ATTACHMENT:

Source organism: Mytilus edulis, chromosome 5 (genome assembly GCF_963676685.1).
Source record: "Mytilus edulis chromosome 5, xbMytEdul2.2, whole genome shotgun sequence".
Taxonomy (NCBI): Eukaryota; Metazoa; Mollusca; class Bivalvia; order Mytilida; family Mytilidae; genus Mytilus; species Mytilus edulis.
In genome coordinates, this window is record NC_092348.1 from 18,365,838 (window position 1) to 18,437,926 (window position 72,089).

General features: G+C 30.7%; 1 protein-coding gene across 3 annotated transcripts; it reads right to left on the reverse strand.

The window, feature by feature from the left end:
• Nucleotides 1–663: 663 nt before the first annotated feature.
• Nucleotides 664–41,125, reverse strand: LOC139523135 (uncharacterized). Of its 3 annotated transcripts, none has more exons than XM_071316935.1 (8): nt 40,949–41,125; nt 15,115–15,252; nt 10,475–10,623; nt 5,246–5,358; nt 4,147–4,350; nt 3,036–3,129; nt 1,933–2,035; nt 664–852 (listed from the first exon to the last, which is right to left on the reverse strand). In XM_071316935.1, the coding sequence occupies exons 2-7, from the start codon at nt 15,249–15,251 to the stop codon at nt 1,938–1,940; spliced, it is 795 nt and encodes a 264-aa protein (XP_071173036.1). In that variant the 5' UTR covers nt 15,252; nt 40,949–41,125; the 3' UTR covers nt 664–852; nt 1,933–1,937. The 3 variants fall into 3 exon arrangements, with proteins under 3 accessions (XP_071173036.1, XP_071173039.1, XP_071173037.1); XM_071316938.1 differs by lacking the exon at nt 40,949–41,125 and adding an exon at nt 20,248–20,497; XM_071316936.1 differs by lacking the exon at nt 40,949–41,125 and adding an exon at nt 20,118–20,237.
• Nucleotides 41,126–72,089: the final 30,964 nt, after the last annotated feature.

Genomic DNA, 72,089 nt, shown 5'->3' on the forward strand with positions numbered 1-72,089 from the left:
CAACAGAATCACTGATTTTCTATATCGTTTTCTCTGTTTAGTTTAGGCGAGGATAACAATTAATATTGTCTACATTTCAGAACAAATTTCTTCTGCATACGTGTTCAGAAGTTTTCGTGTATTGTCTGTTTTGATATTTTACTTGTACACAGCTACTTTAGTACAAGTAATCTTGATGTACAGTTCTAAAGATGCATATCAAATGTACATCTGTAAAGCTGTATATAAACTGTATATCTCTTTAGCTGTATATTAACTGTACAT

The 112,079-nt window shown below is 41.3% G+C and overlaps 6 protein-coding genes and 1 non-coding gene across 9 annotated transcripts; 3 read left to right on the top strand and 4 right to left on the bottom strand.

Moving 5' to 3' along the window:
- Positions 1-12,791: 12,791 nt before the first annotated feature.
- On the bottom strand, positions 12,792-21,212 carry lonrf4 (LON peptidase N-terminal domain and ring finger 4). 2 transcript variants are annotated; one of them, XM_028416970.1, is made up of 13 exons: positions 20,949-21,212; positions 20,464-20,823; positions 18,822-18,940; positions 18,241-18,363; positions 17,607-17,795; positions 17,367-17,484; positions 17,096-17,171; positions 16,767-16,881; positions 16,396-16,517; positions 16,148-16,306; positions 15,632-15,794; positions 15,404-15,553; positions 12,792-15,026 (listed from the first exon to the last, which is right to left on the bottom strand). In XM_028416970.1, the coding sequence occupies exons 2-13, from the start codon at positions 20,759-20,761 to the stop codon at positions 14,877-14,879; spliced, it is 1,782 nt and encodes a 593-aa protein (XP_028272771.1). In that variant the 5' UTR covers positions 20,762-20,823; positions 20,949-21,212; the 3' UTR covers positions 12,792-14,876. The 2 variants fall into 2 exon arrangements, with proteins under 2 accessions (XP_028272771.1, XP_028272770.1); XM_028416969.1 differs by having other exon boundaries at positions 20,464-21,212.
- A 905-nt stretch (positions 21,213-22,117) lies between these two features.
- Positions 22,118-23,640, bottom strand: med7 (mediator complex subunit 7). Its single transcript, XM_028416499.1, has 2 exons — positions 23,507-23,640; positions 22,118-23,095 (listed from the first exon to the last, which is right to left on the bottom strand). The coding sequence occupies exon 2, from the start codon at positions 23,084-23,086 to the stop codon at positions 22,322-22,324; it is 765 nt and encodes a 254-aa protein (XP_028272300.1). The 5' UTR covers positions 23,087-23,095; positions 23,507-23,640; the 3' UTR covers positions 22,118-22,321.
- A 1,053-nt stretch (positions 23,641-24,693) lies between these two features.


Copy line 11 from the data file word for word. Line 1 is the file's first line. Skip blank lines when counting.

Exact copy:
CAACAGAATCACTGATTTTCTATATCGTTTTCTCTGTTTAGTTTAGGCGAGGATAACAATTAATATTGTCTACATTTCAGAACAAATTTCTTCTGCATACGTGTTCAGAAGTTTTCGTGTATTGTCTGTTTTGATATTTTACTTGTACACAGCTACTTTAGTACAAGTAATCTTGATGTACAGTTCTAAAGATGCATATCAAATGTACATCTGTAAAGCTGTATATAAACTGTATATCTCTTTAGCTGTATATTAACTGTACAT